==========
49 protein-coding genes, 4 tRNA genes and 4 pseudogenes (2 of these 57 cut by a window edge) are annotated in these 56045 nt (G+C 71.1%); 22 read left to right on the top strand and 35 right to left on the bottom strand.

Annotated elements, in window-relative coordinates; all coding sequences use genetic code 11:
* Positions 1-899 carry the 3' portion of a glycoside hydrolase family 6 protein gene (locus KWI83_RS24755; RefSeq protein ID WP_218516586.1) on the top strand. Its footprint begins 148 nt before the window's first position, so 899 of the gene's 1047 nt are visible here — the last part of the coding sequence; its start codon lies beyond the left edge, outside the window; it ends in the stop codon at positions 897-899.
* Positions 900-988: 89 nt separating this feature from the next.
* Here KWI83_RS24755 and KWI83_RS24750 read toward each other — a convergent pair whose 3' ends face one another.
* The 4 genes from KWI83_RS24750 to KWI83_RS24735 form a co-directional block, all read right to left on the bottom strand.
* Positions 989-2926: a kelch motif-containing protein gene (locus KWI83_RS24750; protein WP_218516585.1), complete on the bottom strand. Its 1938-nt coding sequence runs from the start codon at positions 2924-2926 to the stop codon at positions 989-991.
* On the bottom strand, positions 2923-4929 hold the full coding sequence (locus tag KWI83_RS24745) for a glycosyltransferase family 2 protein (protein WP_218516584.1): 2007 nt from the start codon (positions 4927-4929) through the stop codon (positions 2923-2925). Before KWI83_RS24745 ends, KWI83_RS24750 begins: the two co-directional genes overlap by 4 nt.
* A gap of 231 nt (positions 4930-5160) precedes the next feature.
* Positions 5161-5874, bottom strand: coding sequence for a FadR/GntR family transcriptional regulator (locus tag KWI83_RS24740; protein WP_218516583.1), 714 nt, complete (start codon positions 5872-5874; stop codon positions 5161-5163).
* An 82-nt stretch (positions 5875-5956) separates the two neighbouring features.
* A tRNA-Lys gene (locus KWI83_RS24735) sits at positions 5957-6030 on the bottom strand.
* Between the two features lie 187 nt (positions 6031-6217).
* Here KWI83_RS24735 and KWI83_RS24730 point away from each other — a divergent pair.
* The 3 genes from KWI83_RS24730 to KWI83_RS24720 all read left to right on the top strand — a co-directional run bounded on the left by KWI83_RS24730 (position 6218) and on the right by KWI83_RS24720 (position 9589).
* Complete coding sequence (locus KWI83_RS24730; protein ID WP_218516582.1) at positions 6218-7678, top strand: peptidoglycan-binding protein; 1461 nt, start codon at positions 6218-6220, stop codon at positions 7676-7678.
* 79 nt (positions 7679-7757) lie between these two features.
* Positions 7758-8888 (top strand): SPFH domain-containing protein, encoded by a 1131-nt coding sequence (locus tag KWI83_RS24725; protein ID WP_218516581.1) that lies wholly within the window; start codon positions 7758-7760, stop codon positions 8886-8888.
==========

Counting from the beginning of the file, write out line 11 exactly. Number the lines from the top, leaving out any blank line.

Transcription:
* An 82-nt stretch (positions 5875-5956) separates the two neighbouring features.